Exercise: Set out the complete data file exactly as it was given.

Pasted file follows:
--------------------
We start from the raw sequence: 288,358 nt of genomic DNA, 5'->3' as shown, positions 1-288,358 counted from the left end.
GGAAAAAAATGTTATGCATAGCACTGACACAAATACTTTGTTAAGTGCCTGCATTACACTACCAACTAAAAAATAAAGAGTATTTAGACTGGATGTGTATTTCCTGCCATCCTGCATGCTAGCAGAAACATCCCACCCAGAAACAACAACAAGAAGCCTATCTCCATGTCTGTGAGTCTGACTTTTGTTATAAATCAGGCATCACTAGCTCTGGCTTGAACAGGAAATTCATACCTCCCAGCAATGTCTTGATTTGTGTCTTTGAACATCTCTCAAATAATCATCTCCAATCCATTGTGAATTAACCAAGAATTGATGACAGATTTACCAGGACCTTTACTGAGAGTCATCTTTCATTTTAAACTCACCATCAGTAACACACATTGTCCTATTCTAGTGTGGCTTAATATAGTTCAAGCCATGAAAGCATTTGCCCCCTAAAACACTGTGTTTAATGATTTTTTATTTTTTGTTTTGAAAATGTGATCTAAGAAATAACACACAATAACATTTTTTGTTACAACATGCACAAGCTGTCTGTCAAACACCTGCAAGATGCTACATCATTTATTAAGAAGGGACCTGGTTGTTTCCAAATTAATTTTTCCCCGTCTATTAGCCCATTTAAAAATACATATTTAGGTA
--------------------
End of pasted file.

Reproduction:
We start from the raw sequence: 288,358 nt of genomic DNA, 5'->3' as shown, positions 1-288,358 counted from the left end.
GGAAAAAAATGTTATGCATAGCACTGACACAAATACTTTGTTAAGTGCCTGCATTACACTACCAACTAAAAAATAAAGAGTATTTAGACTGGATGTGTATTTCCTGCCATCCTGCATGCTAGCAGAAACATCCCACCCAGAAACAACAACAAGAAGCCTATCTCCATGTCTGTGAGTCTGACTTTTGTTATAAATCAGGCATCACTAGCTCTGGCTTGAACAGGAAATTCATACCTCCCAGCAATGTCTTGATTTGTGTCTTTGAACATCTCTCAAATAATCATCTCCAATCCATTGTGAATTAACCAAGAATTGATGACAGATTTACCAGGACCTTTACTGAGAGTCATCTTTCATTTTAAACTCACCATCAGTAACACACATTGTCCTATTCTAGTGTGGCTTAATATAGTTCAAGCCATGAAAGCATTTGCCCCCTAAAACACTGTGTTTAATGATTTTTTATTTTTTGTTTTGAAAATGTGATCTAAGAAATAACACACAATAACATTTTTTGTTACAACATGCACAAGCTGTCTGTCAAACACCTGCAAGATGCTACATCATTTATTAAGAAGGGACCTGGTTGTTTCCAAATTAATTTTTCCCCGTCTATTAGCCCATTTAAAAATACATATTTAGGTA